Only the dog is missing.
Apart from George Sand’s Pekinese, which inspired Frederic Chopin’s famous “Minute Waltz” as he watched it chasing its tail, the Musee de la Vie Romantique in Paris has assembled all the composer’s muses, patrons and friends.
Chopin was born 200 years ago and spent the second half of his short life (he died in 1849) in Paris, where he is buried -- reason enough to honor him with not one, but two exhibitions.
The Musee de la Vie Romantique is a natural candidate for such a show. The house was built in 1830, the year before Chopin moved to Paris, for the then-fashionable painter Ary Scheffer. Every Friday, Scheffer received the artistic creme de la creme, including Chopin and his trouser-wearing, cigar-smoking lover, Baroness Aurore Dudevant, alias George Sand.
What’s more, the museum owns furniture, paintings and other memorabilia from Nohant, Sand’s country house, where Chopin wrote much of his music.
Some 80 objects enrich the permanent collection for this show, chiefly portraits. Some are masterpieces by Eugene Delacroix, Jean Auguste Dominique Ingres and Gustave Courbet. Others are interesting less for their artistic value than for the sitter, such as the busts of Vincenzo Bellini, Gaetano Donizetti and Giacomo Meyerbeer, or the paintings of Franz Liszt and his mistress, Marie d’Agoult (the mother of Cosima Wagner).
Scheffer, the landlord, is represented by his portraits of Chopin, Rossini and the singer Pauline Viardot, who played piano duets with Chopin and called him “Chip-Chip.”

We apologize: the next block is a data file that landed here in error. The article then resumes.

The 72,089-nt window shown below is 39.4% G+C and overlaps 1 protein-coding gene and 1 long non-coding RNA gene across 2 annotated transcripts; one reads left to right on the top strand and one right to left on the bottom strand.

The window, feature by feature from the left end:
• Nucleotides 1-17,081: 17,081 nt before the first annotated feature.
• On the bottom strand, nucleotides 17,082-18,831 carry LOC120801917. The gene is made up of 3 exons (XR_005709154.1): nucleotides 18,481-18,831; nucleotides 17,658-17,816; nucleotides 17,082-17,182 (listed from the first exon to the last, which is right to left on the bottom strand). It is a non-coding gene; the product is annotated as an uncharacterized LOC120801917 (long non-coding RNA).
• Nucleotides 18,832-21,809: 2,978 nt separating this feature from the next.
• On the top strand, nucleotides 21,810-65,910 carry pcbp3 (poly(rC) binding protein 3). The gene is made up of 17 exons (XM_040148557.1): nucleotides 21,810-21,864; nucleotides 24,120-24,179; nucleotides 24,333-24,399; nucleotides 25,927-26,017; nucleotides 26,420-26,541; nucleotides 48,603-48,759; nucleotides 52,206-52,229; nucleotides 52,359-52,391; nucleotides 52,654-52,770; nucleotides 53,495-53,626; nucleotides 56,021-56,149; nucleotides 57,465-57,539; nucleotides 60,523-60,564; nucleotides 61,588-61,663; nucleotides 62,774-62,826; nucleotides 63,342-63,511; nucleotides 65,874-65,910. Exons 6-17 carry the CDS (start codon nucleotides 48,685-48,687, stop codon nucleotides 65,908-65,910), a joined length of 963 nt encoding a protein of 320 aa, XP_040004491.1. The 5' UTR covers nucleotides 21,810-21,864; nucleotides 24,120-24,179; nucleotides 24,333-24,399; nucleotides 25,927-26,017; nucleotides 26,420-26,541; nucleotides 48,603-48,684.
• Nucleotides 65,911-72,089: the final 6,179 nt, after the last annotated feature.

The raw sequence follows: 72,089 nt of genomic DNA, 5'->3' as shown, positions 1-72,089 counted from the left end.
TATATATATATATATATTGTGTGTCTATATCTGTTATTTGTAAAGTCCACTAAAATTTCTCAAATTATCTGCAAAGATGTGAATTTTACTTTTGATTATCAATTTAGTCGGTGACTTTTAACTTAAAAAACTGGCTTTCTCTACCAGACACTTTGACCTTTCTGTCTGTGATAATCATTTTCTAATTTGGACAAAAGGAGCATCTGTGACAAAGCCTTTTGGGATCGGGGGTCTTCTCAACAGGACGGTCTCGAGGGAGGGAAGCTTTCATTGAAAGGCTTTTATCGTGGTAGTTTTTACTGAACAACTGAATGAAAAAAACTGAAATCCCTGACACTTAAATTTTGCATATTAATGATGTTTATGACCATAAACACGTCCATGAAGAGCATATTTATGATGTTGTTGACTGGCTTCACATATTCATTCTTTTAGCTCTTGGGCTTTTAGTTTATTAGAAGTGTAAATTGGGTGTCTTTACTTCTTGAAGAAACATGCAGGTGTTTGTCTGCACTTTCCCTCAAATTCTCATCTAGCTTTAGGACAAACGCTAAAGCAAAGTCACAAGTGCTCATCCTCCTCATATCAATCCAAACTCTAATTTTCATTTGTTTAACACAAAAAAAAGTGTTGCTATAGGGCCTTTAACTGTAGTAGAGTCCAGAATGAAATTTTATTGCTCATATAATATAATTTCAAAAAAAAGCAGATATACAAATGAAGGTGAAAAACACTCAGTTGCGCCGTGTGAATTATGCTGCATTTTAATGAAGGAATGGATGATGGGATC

You also find Chopin’s death mask and a plaster cast of his left hand, both by the sculptor Auguste Clesinger, who married Sand’s daughter Solange. When Solange fell out with her mother in 1847 and was shown the door, Chopin sided with her -- which ended his nine-year relationship with her mother.
Solange was one of the few people who were present when he died two years later in his apartment on Place Vendome.
The other exhibition, “Chopin a Paris” at the Cite de la Musique, chiefly displays manuscripts, first editions, prints, drawings and pianos produced by Camille Pleyel’s company, Chopin’s favorite brand.
The first section, dubbed “Pianopolis,” reminds you that Paris was, alongside Vienna, Europe’s capital of music, attracting virtuosos of all sorts.
Chopin, who had neither Liszt’s glamorous looks, nor Sigismund Thalberg’s flamboyant technique, gave relatively few public concerts. His main source of income was piano lessons. Thanks to his growing reputation as a composer, he was able to charge high fees which only rich pupils -- mostly blue-blooded young ladies -- could afford.
In 1842, Breitkopf & Hartel, his German publisher, paid him 600 francs for a scherzo and a ballad, and another 500 for the A-flat major Polonaise. That was more than poor Franz Schubert had earned in his whole life.
Chopin was not only well connected with Paris’s artistic and intellectual elite. He was also, as the show demonstrates, a prominent member of the Polish diaspora.
After the suppression of the uprising against their Russian masters in 1831, some 10,000 Poles left their country; 6,000 of them settled in Paris.
Chopin’s polonaises and mazurkas are more than just musical miniatures. They are political statements.
“Frederic Chopin: La Note Bleue” -- the subtitle refers to his nocturnes -- runs through July 11 at Le Musee de la Vie Romantique. For details, see http://www.vie-romantique.paris.fr or call +33-1-5531-9567.
(Jorg von Uthmann is a critic for Bloomberg News. The opinions expressed are his own.)